Literacy and Liberty

Investigative Project Draft
Posted by: , November 19, 2018, 11:06 am
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Guiding Questions:

-To what degree do literacy rates effect the size of a nation’s economy?

– How is literacy defined in the Africa’s sub-Saharan region?

– What external factors contribute to the low literacy rates of this region?

-How prevalent are non-profit and philanthropic education programs in this region, and what effect are they having?

The vast majority of Americans are literate, and learning to read and write is the first concept children are taught as they begin to receive an education. Along with a high literacy rate, the United States has the largest economy in the world. The relationship between literacy and the state of a countries economy is clear; the higher a nation’s literacy rate is, the greater chance they are also maintaining a healthier economy (with exceptions of Russia and Israel). Does a higher literacy rate create a healthier economy, or does a healthier economy create a higher literacy rate? Africa’s sub-Saharan region has the lowest literacy rates in the world as well as some of the poorest countries. A lack of transportation, technology, and funding has been at the root of the literacy crisis in the region. As a region reliant on agriculture and the mining of natural resources, improving the literacy rate would be a solution to diversifying the economies of nations in this region, and further development overall.

Gun Violence in Schools: An Epidemic
Posted by: , November 19, 2018, 8:10 am
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Guiding questions:

  1. What is the effect of school shootings and gun violence on faculty and students’ mentality and morale?
  2. How has the response to school shootings changed over time?

Thesis (maybe): School gun violence has a significant impact on students and faculty, not just physically, but mentally as well.  As school shootings have increased in prevalence since the 1999 Columbine shooting, there has been more push for tougher gun laws with more restrictions.  As years have passed and more schools have been affected by gun violence, students’ ability to learn and the faculties’ ability to continue to function in a normal school setting becomes increasingly more challenging.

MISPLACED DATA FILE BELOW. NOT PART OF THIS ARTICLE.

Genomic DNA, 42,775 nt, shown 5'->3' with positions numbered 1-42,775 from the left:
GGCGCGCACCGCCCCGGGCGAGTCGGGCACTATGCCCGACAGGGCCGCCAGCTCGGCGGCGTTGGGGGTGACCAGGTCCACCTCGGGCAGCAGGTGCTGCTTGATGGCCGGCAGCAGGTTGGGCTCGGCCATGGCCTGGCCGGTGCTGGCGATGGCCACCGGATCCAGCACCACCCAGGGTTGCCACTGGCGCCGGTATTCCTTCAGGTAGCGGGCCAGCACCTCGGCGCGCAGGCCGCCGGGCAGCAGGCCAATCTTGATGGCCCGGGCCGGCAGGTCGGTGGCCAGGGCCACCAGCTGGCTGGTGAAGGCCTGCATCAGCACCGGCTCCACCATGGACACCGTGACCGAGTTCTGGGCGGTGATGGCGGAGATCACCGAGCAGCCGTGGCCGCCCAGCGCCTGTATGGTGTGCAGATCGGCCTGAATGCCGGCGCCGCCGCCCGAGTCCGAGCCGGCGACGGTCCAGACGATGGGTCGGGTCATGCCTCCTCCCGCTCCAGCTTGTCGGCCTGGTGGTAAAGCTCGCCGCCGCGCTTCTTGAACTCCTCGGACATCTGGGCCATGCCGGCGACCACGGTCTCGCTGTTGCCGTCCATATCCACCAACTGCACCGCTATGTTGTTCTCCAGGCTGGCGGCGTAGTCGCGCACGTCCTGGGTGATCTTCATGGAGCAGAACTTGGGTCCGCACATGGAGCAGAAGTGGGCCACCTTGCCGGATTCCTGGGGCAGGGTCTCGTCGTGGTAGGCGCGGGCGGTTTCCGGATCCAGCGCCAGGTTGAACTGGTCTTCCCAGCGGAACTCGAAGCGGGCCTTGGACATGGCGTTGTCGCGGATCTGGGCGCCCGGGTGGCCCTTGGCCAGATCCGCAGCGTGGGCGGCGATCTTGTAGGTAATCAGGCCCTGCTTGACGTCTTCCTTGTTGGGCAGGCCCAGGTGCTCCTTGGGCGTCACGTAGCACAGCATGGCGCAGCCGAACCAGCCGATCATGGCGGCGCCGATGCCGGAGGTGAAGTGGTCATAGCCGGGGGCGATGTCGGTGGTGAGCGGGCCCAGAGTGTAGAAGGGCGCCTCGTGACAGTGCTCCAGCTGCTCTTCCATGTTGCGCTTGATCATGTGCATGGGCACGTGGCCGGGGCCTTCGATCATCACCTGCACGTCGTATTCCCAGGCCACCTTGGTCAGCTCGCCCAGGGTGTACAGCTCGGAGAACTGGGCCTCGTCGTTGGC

On April 20th, 2018, on the 19th anniversary of the Columbine shooting, thousands of students and school faculty walked out of their respective schools to protest gun violence in response to the Parkland High School shooting that happened on Valentine’s Day of the same year.  My high school in Virginia, Douglas Southall Freeman, gave the students and faculty the option, after much deliberation, to partake in the nationwide event. At 10 A.M., hundreds of students from my school stood up and walked out of the class, many with protest posters in hand.  We all congregated on the baseball field, and a group of students began to read the names of the students and teachers who lost their lives in Parkland, as well as descriptions of their lives and their achievements. We had a minute of silence after each name was read. While the megaphone used did not quite reach the whole crowd, every person understood the importance of those moments of silence.  Throughout the United States, the prevalence of gun violence is high. There is no doubt gun violence is U.S. schools has an impact on both the students and faculty, but what is that impact? How do students react differently or similarly around the country, and how has the response to gun violence changed since Columbine?

Introducation and guiding question on investigative project
Posted by: , November 19, 2018, 1:47 am